Voting stickers are seen at the Ohio Union during the U.S. presidential election at The Ohio State University in Columbus, Ohio November 6, 2012.
Matt Sullivan/Reuters

Gerrymandering suffers a setback in a key battleground state

Like many states, Ohio Republicans had a very good year in the 2010 elections, and one of the key priorities for the GOP-led state government in 2011 was redistricting – or more to the point, gerrymandering.

Their efforts worked exactly as intended. Republicans now hold 12 of Ohio’s 16 U.S. House seats, and neither party has flipped a district this decade. Even when Barack Obama won Ohio in 2012, the congressional races went as planned: GOP candidates received 52% of the vote and 75% of the power.

All of which made the Buckeye State a prime target for redistricting reform. The Republican-led legislature, fearing a more ambitious and progressive proposal championed by the League of Women Voters and its allies, got to work on its own anti-gerrymandering plan, which went before voters yesterday, and passed easily.

While gerrymandering disputes from other states have landed in the U.S. Supreme Court, Ohio voters took the historic step Tuesday of passing a bipartisan proposal aimed at creating fairer and more logical congressional districts.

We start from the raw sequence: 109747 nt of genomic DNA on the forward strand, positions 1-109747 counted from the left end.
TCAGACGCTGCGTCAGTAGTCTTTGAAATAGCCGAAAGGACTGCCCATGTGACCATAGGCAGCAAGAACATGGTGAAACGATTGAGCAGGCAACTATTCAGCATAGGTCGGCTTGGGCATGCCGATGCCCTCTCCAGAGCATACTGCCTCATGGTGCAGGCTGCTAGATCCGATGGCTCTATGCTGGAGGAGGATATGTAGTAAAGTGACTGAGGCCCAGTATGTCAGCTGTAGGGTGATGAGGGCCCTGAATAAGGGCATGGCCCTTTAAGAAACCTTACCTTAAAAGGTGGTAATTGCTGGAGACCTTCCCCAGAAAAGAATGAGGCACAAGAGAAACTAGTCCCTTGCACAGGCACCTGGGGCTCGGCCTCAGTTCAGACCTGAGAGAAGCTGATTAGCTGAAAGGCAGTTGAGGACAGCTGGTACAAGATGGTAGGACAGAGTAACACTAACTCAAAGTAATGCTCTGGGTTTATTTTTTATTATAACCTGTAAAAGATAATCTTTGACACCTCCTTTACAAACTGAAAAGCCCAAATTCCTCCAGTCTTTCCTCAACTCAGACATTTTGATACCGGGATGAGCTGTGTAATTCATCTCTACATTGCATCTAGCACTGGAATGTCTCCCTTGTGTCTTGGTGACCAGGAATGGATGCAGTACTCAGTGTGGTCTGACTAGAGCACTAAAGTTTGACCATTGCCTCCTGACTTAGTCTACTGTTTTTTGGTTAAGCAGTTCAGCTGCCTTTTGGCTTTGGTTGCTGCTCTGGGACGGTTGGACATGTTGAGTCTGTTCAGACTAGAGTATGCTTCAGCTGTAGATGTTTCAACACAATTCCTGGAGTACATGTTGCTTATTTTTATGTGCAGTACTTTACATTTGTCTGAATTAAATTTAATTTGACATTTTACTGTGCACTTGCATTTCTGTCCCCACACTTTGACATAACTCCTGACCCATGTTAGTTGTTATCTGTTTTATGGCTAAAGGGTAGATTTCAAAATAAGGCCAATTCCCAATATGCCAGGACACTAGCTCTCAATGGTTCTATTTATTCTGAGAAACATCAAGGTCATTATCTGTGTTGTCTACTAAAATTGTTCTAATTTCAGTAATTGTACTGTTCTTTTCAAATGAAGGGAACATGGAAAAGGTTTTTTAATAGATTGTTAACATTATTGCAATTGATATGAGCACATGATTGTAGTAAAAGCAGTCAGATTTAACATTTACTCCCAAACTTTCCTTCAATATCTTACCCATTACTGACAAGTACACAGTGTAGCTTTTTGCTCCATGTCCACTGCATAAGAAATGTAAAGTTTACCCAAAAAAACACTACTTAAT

Issue 1 amends the Ohio Constitution by putting rules in place, where none exist now, aimed at creating districts that make geographic sense - rather than districts designed solely with political gain in mind. […]

The unofficial vote tally showed Issue 1 with a 75 percent to 25 percent lead – 1,165,409 votes for to 391,527 against.

For reformers, the tally was good news, but some caution is in order: this a modest step that may not work out.

Vox explained that under the new model, which will be in effect when Ohio and every other state tackle the issue after the 2020 census, the state legislature will have a different kind of blueprint to follow:

1. To start off, the Ohio legislature would be tasked with drawing a new map. But they could no longer pass it with a simple majority vote. They’d need three-fifths support and the support of at least half the members of both major parties, in each chamber, as well as the governor’s signature.

2. If there’s no deal, the congressional map-drawing would be punted over to the seven-member Ohio commission that exists to handle the state legislature’s redistricting. Here, again, bipartisanship would be necessary – at least two minority-party members would have to agree to approve a new map.

3. If the commission fails, the job would be tossed back to the Ohio legislature. In that case, the threshold for success would fall, but bipartisanship would still be necessary to pass a map – at least one-third of each party’s members would have to vote for it, to pass it and send it for the governor’s signature.

And if that doesn’t work out, the existing system – the legislature draws a map and passes it like any other bill, and the governor signs it into law – would be followed. The catch is, if the bipartisan approach comes up short, the new map will expire after four years, at which point Ohio policymakers would start anew.

Is it a step in a reform-minded direction? Yes. Is it a sweeping change that eliminates the prospect of a gerrymandered map? Not exactly.

Gerrymandering and Ohio

Gerrymandering suffers a setback in a key battleground state